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View of QPR's pitch from VIP seats.

View of QPR’s pitch from VIP seats.

With the return of the Premier League many visitors to London will be trying to acquire tickets to see the big London clubs - Chelsea, Arsenal, Fulham, West Ham, Tottenham and now Crystal Palace!  While tickets to most of these games are near impossible to obtain (Fulham games are generally the easiest), London offers so many more opportunities to experience football at a competitive level.  As someone who has attended games at most of the London clubs, I find that many of the smaller, lower tier clubs offer a more authentic experience.  In addition, many have “VIP” packages that are affordable, providing catered meals before the game, drinks at half time and afterwards, and even an opportunity to combine a game with a tour and to meet and vote on the man of the match.

The view of Millwall's pitch from the VIP seats.

The view of Millwall’s pitch from the VIP seats.

The Clubs:  Aside from the 6 Premier League teams, there are 35 other league teams within London (not counting those that are almost in London, such as Watford).  Within the Championship, London has several teams - Queens Park Rangers, Millwall, and Charlton Atheletic.  In League 1, there are Brentford and Leyton Orient.  In League 2, you’ll find AFC Wimbledon and Dagenham & Redbridge.  Game tickets can be very reasonable at these non-Premier league clubs.  For example the most expensive seats at AFC Wimbledon are £22.  There are six teams in the Conference North & South leagues, and a further 18 teams in the Isthmian Leagues.  Lastly, there are 4 teams in the Southern Football League.   Consequently there are no shortage of games to attend.  Since it would not be possible to profile all these teams, I will just select a couple to whet the appetite.

The C-Club: Image from QPR

The C-Club: Image from QPR

Loftus Road & Queens Park Rangers:  Loftus Road Stadium is one of the oldest in London.  Originally built in 1904 QPR didn’t move in here until 1917.  Over the years the team moved to White City Stadium, a nearby facility left over from the 1908 Olympics (hence the local tube station name), but ultimately returned here.  When QPR was in the Premier League Loftus Road was the league’s smallest stadium.  Many expect QPR to build a newer stadium elsewhere if they can return the top flight for a sustained time, so a visit here now is worth considering.  As a team that has been through both promotion and relegation in recent years, it generally sells out its stadium on Loftus Road, but tickets can be obtained without too much difficulty.  Personally this is one of my favourite stadia to see a game at - it is very intimate, close to the pitch and holds the noise in well.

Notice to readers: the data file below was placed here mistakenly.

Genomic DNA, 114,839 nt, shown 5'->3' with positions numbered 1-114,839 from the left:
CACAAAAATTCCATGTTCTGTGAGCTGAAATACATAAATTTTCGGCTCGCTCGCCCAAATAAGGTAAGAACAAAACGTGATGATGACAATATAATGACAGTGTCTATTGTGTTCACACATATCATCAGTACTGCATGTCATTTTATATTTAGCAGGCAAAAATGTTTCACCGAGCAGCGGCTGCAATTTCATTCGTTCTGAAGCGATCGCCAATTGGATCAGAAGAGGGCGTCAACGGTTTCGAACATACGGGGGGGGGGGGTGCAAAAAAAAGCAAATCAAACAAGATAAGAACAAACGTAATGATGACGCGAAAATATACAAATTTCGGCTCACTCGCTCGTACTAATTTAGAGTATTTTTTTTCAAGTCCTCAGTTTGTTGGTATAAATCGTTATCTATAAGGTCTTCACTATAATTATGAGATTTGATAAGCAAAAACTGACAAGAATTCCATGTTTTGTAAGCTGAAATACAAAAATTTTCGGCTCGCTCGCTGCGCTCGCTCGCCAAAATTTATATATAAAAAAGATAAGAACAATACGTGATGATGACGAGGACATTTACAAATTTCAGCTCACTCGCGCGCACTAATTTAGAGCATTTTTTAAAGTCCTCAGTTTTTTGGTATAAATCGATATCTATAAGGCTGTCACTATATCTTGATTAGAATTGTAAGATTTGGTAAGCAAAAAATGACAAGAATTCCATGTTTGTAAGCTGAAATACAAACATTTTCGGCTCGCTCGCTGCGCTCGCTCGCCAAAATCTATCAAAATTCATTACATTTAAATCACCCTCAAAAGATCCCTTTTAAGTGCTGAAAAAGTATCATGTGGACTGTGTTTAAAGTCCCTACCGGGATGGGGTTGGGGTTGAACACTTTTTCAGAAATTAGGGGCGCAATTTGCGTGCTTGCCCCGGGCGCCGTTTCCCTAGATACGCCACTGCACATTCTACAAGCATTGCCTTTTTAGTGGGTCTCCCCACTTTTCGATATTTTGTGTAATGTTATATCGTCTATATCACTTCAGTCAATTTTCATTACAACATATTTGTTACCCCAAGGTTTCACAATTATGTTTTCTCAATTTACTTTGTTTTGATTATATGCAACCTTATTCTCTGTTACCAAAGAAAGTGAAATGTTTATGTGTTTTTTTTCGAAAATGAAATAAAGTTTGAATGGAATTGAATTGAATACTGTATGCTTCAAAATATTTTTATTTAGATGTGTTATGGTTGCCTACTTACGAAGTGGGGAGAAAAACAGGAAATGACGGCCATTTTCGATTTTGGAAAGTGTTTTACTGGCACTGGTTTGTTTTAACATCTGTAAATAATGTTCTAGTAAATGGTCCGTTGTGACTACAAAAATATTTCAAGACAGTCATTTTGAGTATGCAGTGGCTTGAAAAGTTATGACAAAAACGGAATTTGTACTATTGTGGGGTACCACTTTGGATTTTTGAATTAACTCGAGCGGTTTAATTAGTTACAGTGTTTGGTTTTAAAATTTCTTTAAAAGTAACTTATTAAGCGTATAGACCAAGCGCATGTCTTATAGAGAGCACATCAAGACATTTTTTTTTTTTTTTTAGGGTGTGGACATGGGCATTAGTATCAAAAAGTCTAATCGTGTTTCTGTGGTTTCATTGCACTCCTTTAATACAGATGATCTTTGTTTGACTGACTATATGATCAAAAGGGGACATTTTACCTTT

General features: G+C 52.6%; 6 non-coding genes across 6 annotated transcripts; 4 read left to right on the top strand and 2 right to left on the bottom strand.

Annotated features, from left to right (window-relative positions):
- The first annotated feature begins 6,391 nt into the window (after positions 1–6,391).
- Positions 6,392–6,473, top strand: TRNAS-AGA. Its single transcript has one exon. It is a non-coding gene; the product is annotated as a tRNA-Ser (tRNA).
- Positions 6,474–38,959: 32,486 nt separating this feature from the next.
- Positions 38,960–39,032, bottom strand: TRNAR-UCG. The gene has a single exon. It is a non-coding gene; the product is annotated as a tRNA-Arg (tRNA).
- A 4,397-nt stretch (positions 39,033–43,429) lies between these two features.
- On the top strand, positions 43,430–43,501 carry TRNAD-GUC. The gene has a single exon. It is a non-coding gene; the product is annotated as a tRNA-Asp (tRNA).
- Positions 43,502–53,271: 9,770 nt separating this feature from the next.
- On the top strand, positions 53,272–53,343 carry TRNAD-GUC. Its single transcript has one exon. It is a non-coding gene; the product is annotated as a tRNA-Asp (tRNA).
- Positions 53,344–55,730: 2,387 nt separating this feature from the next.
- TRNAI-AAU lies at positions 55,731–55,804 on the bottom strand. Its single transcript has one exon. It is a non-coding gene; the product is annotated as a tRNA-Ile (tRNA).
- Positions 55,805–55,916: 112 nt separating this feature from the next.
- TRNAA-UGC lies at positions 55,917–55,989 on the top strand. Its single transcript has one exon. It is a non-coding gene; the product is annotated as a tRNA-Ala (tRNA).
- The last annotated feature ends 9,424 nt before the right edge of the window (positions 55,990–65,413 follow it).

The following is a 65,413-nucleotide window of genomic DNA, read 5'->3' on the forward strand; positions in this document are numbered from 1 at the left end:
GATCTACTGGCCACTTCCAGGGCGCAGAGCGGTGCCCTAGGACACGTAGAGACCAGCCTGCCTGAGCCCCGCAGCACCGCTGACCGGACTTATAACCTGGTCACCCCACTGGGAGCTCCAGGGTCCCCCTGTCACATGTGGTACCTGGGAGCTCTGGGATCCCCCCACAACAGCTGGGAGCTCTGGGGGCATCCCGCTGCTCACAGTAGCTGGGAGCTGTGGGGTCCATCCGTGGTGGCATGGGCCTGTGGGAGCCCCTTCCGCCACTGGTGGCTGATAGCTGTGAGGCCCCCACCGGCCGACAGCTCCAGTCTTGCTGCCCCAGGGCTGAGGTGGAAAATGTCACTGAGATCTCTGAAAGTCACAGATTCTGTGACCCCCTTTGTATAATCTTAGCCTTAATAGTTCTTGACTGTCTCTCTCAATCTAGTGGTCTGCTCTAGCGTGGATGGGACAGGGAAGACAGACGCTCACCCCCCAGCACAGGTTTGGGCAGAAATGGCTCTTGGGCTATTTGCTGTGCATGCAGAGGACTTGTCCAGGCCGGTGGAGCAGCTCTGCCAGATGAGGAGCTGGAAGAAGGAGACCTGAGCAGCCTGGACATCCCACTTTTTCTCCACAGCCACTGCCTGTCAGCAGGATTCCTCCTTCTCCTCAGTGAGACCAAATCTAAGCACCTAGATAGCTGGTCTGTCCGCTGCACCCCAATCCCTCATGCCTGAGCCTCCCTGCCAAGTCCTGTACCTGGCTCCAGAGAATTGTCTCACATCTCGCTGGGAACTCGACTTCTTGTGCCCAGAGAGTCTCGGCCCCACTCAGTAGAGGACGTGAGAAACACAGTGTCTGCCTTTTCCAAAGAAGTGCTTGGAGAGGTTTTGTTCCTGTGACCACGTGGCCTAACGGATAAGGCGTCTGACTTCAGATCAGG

QPR's Trophy inside the C-Club

QPR’s Trophy inside the C-Club

VIP options include their “C-Club” which is very pricey (£495), but includes some very gourmet food, great seats and a very upmarket celeb feel to it.  The last time I was in here (fortunately on a free pass as a guest of the club) I met the club’s owner, Tony Fernandez and saw many celebrities, including Bobby Charlton.  They also offer the “W-12″ package which is much more reasonably priced (£99), and includes food and game seats, or private game-day suites for groups.  All choices can be seen at: http://www.qprcorporate.co.uk/     Closest tube:  White City.

Waiting to present the Man of the Match award at Millwall.

Waiting to present the Man of the Match award at Millwall.

The Den & Millwall:  While a struggling Championship team of late, Millwall has a great history.  It started as a group of workers from Morton’s Jam Factory on the Isle of Dogs in 1885.  Using various pitches on the island until 1910, they moved south across the Thames to the original ‘Den’ stadium.  They played here until 1993, moving the ‘New Den’, only a few hundred yards away.  The new stadium was the first purpose built stadium to incorporate new safety features as a result of the Hillsborough disaster, and was the first new football stadium built for a London team since 1937.  Since then Millwall has generally between in either the Championship or League One.  It did reach the FA Cup Final in 2004.  The appeal of visiting this stadium is its very affordable VIP experience.  Prices range from £75 to £95 ( even cheaper for kids) making this one of the most reasonable VIP experiences in football.

VIP room pre-game at Millwall.

VIP room pre-game at Millwall.

For this price you enjoy access to the VIP lounge, a meal, drinks, VIP game seating and to vote on and meet the ‘Man of the Match’.  See http://www.millwallfc.co.uk/news/article/vip-day-out-416154.aspx for details on the VIP packages.

Closest tube:  Surrey Quays or South Bermondsey (rail)

Please feel free to comment on your favourite non-Premier league experiences, stadium etc…